Film ID:
NEFA 10688



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Edition of the Tyne Tees Television series Big Jack's British presented by Jack Charlton, which reports on the Durham Miners' Gala, its significance to the mining communities.

The documentary opens with the title sequence for the series with various general views of the parades at the Gala including black and white archive shots. 

Charlton piece to camera at the pithead of Easington Colliery. He used to work down the pit but could only put up with the life for one year before he decided it was not for him. He has great sympathy for the miners as it is still a dark, damp and fairly dangerous job.

Preparations take place at the participating pit villages on the morning of the Gala, also known as 'The Big Meeting". A colliery band marches.

Interview with Mrs Bella Robinson, who has been attending the Galas since  she was a toddler, at first with her father and later her husband.

General views of the Gala parade follow, including Jack Charlton and the National Union of Miners (NUM) leader Arthur Scargill. Interview with Scargill, who says it is a great honour to be invited to speak at the Gala and that the atmosphere and people in the north east are tremendous. 

In voice-over, Charlton describes the origin of the Galas, which started in 1871, over black and white archive footage of miners working underground and children on slag heaps. Life was hard and this day represented their big day out.

General views of the parade, with Charlton now teamed up with 'Big Louie from Horden', and of Durham Cathedral. [Horden Colliery closed closed on 28 February 1987.] The numbers in the procession to the Old Racecourse dwindle but are reinforced by juvenile jazz bands. 

Interview with author and historian Sid Chaplin, remembering the old days when enormous numbers of people took part, intercut with archive film and photographs of the Gala.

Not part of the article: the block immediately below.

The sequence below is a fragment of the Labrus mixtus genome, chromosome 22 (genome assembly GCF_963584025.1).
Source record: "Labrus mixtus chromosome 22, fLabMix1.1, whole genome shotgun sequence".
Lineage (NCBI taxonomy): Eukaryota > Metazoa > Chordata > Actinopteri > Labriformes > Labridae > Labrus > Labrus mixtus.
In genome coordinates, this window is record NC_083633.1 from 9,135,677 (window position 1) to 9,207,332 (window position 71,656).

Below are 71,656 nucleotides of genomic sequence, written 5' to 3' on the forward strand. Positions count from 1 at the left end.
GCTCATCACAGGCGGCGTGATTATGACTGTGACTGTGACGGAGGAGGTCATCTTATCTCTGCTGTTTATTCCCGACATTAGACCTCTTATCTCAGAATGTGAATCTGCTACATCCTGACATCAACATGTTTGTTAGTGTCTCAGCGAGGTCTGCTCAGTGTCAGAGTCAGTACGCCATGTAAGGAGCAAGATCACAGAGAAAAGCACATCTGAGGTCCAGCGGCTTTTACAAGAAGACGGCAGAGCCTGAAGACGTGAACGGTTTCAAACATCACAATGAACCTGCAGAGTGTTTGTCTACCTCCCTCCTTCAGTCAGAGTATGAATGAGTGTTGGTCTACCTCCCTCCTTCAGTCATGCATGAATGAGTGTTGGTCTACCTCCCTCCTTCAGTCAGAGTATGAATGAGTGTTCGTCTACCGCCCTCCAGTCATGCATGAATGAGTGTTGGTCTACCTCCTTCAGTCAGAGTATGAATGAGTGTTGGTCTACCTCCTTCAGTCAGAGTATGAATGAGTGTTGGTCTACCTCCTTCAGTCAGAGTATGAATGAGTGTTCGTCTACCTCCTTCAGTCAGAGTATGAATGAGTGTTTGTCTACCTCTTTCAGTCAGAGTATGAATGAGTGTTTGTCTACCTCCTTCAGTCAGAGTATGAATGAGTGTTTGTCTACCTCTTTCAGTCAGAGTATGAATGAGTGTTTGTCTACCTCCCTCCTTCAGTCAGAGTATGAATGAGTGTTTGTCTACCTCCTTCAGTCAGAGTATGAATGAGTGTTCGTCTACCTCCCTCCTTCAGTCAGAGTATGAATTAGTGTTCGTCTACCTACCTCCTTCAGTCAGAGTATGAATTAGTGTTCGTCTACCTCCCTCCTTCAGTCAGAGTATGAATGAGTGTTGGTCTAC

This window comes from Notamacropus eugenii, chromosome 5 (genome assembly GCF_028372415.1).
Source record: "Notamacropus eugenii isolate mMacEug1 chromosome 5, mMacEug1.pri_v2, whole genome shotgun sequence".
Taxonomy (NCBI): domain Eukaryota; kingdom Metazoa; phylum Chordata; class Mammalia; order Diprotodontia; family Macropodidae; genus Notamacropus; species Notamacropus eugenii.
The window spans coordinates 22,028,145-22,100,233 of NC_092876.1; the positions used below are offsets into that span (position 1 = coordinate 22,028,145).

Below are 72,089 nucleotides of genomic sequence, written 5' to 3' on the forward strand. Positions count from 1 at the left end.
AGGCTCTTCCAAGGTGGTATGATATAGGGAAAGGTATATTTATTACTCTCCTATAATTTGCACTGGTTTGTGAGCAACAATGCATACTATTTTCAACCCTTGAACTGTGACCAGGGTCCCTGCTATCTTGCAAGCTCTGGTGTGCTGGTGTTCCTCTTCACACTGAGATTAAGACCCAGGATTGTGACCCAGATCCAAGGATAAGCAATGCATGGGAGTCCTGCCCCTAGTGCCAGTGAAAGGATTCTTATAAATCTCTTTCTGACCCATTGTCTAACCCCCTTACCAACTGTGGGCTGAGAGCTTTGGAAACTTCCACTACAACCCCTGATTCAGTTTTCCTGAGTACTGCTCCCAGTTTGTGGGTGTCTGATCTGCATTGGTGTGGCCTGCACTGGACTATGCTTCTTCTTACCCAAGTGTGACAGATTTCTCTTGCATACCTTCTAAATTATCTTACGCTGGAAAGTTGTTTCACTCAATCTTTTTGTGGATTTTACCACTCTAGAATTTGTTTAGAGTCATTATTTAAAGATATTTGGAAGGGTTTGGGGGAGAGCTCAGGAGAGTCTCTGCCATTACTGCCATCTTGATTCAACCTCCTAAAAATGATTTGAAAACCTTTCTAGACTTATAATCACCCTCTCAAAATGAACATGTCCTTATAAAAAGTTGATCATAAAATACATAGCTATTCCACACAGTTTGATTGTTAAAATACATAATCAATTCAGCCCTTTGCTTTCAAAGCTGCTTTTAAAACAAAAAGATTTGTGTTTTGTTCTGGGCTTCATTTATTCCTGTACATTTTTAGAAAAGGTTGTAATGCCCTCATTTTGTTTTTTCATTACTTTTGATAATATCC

The Vane Tempest Lodge band (sponsored by Amoco Oil) play in Durham town centre. There are various shots of the crowds and of the banners on display, while Charlton describes the history and types of banner to be seen. 

Interview with Joe Gormley (President of the National Union of Mineworkers from 1971 to 1982), whose face now features on the South Hetton Colliery banner.

The parade continues down Silver Street in Durham "where the Bishop's mint used to be", to the County Hotel on Old Elvet, which is a focal point of the parade. Here, the union leaders, invited guests and local dignitaries greet the march from the hotel balcony and the bands pause to play what is known as their “party piece”, before marching to the Racecourse where political speeches are made. Interview with Barry Hall, the hotel manager, about the atmosphere in the hotel. General views of the official guests on the balcony and the crowds below.

Archive footage of the Gala is intercut with interviews with Bella Robinson and her husband Kit, former Easington Lodge Secretary, who remember the day when the Easington band marched with the banner draped in black to commemorate the 81 miners who had been killed in an explosion underground in May 1951. Archive newsreel footage of miners and officials gathered at the pithead after the accident follows. Interview with another ex-miner. 

The next sequence alternates black and white stills of the crowds picnicking at the old racecourse field and today's crowds. Interview with woman who talks about the great harmony of the people involved in the Galas.

The official party arrives including Jim Callaghan, Joe Gormley and Arthur Scargill. Scargill makes his speech to the crowds. This is intercut with black and white archive footage of past speeches, including Tony Benn, Harold Wilson, Joe Gormley, Barbara Castle and Jim Callaghan. Interview with Callaghan who remembers his first Gala in 1953.

General views of a marching band. The interview with Sid Chaplin continues about the celebrations that went on all day in Durham and later on in the individual clubs in the pit villages. The bands march into Durham Cathedral for the special Gala service. Interview with Archdeacon Stranks about the history of the Church's connection with the Gala, especially Bishop Westcott, a former benefactor. Black and white archive film of a service in the Cathedral and the Gala crowds follow.